Newport says that we have shown that "prudent, smart growth practices... are actually good for the economy--our wages here have increased faster than inflation. Our unemployment rate is only the second lowest in the state. Unregulated growth is what the campaign is all about. Do we want to sprawl or not sprawl? We only need to go to Marion and Lake Counties just south of here to see South Florida creeping north."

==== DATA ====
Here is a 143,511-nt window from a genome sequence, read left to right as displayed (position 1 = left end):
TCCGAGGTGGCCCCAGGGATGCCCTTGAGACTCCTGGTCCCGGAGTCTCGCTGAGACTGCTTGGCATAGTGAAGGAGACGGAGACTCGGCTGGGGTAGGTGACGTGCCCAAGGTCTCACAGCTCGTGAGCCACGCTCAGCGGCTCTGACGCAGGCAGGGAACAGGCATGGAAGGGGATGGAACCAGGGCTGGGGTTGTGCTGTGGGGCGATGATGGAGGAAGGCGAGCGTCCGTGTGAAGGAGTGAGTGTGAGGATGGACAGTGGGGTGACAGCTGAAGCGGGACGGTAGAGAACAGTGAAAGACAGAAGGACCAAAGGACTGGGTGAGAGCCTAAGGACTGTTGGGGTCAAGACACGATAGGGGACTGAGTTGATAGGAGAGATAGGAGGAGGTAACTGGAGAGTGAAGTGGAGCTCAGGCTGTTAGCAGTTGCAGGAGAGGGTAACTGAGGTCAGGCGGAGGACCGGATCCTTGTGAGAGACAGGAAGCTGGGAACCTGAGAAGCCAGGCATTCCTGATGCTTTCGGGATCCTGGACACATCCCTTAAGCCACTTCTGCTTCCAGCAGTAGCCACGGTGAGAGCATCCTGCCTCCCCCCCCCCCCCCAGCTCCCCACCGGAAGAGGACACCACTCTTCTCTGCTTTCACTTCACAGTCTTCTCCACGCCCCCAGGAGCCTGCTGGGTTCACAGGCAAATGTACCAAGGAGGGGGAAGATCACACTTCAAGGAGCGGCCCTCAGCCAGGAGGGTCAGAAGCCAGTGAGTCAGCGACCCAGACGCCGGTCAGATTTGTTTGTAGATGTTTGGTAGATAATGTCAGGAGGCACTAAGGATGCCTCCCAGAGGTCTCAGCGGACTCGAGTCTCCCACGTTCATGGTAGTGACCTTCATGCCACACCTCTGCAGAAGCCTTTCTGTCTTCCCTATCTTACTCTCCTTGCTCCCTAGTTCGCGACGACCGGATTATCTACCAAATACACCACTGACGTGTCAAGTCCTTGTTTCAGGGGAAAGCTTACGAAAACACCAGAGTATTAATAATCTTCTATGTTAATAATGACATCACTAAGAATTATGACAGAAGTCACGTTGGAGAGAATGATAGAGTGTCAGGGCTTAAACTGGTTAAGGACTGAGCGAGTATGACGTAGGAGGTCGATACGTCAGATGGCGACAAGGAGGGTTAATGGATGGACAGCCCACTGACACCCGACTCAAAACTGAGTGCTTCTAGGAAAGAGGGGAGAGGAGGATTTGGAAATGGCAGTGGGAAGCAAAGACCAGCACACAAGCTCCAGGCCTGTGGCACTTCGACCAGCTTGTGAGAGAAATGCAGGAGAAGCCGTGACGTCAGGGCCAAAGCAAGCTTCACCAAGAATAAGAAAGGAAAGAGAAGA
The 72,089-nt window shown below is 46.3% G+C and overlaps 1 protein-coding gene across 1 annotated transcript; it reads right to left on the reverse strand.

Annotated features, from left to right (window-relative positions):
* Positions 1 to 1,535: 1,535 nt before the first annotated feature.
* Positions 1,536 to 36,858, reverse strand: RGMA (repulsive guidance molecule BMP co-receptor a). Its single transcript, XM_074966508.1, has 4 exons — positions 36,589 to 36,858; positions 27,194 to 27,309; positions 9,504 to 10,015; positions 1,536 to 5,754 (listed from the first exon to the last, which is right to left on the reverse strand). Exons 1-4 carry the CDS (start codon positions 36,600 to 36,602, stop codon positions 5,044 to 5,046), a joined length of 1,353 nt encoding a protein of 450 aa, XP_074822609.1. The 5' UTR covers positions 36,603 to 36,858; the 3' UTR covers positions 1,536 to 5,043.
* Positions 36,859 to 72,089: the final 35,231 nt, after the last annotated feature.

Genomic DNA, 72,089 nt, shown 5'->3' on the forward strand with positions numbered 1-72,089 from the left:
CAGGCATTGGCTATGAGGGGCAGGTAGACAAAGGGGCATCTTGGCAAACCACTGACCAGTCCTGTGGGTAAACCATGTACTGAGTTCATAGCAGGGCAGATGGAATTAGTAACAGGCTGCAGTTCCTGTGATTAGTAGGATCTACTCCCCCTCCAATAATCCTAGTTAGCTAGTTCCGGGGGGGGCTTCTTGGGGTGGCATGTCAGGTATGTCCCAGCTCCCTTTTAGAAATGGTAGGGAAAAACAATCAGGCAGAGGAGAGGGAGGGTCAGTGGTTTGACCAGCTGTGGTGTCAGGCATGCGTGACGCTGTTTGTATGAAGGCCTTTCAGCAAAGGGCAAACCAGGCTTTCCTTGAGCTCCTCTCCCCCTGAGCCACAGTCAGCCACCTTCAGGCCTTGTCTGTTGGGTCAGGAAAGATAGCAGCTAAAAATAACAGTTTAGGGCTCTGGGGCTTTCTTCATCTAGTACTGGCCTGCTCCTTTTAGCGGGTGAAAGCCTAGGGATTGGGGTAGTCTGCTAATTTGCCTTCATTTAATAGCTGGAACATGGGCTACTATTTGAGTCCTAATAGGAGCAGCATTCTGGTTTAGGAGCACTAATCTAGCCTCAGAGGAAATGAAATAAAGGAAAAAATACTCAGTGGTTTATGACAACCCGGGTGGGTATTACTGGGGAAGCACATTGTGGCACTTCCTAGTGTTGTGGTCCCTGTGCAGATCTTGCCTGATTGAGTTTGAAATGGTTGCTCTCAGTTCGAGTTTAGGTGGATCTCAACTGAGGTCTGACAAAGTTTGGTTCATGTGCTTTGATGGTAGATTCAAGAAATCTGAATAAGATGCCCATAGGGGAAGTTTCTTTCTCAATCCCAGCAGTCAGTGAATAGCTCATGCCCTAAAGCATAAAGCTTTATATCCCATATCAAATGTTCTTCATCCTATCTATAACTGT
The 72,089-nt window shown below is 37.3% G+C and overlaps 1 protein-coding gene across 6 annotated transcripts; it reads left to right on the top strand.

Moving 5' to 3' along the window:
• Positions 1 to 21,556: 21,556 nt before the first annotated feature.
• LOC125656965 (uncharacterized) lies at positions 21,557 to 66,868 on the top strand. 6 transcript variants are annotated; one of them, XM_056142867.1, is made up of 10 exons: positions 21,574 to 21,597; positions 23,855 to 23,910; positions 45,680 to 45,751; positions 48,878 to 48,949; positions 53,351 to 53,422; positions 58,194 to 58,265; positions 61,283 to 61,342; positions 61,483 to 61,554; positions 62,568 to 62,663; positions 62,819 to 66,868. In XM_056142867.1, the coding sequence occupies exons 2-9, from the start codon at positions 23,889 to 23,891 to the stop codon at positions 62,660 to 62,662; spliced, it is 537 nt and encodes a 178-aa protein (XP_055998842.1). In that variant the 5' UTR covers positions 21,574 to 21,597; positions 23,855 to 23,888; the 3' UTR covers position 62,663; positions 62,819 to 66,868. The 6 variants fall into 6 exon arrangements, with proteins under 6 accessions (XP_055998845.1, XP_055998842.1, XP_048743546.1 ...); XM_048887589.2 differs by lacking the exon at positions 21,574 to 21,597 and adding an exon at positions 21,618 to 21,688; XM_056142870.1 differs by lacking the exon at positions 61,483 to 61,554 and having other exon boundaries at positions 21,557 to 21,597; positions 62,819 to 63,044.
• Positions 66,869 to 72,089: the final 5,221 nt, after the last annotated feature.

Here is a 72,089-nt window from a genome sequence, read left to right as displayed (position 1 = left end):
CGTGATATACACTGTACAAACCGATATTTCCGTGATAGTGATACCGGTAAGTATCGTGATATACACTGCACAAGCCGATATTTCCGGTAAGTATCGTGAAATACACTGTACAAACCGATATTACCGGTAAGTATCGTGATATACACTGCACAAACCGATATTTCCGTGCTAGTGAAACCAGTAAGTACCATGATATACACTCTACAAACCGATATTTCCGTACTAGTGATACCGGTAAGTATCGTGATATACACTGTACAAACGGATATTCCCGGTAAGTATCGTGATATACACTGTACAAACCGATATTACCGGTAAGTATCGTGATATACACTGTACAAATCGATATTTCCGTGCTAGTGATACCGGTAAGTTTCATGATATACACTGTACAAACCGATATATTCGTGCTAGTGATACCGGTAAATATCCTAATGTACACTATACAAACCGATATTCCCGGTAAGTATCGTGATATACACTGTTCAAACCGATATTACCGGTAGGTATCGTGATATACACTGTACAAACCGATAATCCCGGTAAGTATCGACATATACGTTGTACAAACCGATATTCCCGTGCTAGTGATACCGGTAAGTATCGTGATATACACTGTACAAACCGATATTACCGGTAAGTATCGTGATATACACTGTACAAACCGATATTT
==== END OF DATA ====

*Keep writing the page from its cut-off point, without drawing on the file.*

Both Hutchinson and Newport have had four years to help hammer out a plan to effectively manage growth and development in this county. To turn them out of office now would have the effect of negating all the work that went into the process. If the upcoming primary election for county commission is about anything at all, it's about the very existence of Alachua County as we know it today. Two incumbent commissioners are up for re-election and are being challenged by opponents who are not willing to do the necessary work now required to implement the plan--challengers who would rather "go back to the table" for more discussion. How many people moved to Alachua County precisely because of what it is today? How many left places like Fort Lauderdale, Houston, or Los Angeles to get back to a quality of life that they'd missed for so long? Will we send them fleeing yet again, or will we enact a plan to ensure that they remain a part of a vibrant community that understands the importance of environmental preservation and growth management? Hutchinson and Newport make the best choice. Both will continue to work for sound economic development, effective growth management and an improved quality of life for Alachua County citizens.